graham DeLaet does not possess the corrupt alter ego of Robert Louis Stevenson’s Dr. Jekyll, but there is a fascinating primal sublayer to the soft-spoken Canadian who has sur- passed his idol, Mike Weir, as his coun-
try’s current best golfer. DeLaet is
more like a Marvel Comics creation. Think Incredible Hulk.
Simmering agitation lurks beneath the façade of one of golf’s
most congenial men. You wouldn’t like him when he’s angry,
at least not if you’re his opponent on a golf course—the one
place that initiates his transformation. He is intense, driven,
thirsts to beat you, and once he starts learning how to win on
the PGA Tour, you could see DeLaet going on a rampage.
A breakthrough victory appears all but imminent for the
small-town kid from Weyburn, Saskatchewan, a railroad
town in Canada’s heartland previously known athletically for
producing Dave ( Tiger) Williams, the NHL’s career leader
in penalty minutes. In his first two starts of 2014, DeLaet
scored a pair of runner-up finishes at the Farmers Insurance
Open and Waste Management Phoenix Open, continuing a
run of high performance that began in last year’s FedEx Cup
playoffs, when he finished T- 2 at the Barclays on the strength
of a closing 65, followed by third place at the Deutsche Bank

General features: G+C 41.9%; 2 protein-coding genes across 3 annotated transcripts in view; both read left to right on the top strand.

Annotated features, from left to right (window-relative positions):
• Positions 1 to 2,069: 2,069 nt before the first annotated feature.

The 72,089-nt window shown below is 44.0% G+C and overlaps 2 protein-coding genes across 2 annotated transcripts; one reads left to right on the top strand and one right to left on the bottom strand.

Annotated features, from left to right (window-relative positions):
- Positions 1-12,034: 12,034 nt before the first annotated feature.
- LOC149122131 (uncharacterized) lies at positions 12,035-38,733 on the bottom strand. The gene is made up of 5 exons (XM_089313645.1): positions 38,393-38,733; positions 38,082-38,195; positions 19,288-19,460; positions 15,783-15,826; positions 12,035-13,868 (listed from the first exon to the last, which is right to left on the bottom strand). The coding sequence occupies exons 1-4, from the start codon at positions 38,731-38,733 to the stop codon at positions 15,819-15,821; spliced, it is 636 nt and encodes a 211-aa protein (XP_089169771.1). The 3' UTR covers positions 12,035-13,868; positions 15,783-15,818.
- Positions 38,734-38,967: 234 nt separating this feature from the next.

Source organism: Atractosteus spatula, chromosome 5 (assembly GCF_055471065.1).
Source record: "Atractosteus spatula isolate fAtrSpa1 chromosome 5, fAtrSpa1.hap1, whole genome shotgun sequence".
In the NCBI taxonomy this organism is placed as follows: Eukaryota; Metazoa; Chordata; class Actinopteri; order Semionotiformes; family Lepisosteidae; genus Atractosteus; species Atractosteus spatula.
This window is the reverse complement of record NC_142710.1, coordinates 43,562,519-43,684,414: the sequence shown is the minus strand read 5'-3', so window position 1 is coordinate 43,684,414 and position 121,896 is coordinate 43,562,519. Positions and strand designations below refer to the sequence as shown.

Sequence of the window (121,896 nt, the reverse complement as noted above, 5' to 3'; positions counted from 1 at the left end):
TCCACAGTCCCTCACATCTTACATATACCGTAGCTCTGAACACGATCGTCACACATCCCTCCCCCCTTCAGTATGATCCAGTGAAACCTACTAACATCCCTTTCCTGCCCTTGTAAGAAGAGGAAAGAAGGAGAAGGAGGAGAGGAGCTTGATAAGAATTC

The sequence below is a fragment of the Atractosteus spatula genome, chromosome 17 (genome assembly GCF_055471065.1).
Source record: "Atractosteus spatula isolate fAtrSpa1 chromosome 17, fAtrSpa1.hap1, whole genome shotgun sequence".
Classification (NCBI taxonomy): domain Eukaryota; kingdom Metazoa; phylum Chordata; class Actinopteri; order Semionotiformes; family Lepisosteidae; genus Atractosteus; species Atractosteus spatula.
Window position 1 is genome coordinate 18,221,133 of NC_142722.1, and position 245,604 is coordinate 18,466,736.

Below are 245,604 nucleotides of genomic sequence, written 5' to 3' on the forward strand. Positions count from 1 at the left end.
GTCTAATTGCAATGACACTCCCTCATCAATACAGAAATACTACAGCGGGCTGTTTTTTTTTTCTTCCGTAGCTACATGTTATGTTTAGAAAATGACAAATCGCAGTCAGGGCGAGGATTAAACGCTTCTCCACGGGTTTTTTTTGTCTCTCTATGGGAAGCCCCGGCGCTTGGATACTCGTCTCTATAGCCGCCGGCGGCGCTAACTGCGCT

Championship. Those efforts propelled him to a berth on the
International team for the Presidents Cup at Muirfield Village
GC, where the world got a good look at the fiery side of the
otherwise mild-mannered “DeLetty,” his boyhood nickname.
Add top- 10 finishes last fall in two of his first three starts to
begin the 2013-14 season and you have a golfer now ranked No.
30 in the world, having reached a career-high 26th in Febru-
ary, and preparing for his first Masters. This is heady stuff for
a late-blooming, self-taught golfer who three years ago feared
his career could be over after back surgery. But the fury with
which he threw himself into rehab and his almost-maniacal
work ethic are further manifestations of the duality of his
personality, placing him in the company of, say, Steve Stricker
or Arnold Palmer, gentlemen of the first order who ooze com-
petitive passion once they take hold of a golf club.
“DeLetty, he’s just this very humble guy, and yet there’s
another side to him that’s intensely competitive,” says
friend and fellow Canadian Sean Foley, the renowned swing
instructor who often trades barbed texts with DeLaet but
does not teach him. “In some ways he’s still kind of under the
radar, but I can’t see that going on much longer. Especially
with his talent and his work ethic.”
DeLaet broke out
side during the 2013
Presidents Cup at
where he went 3-1-1.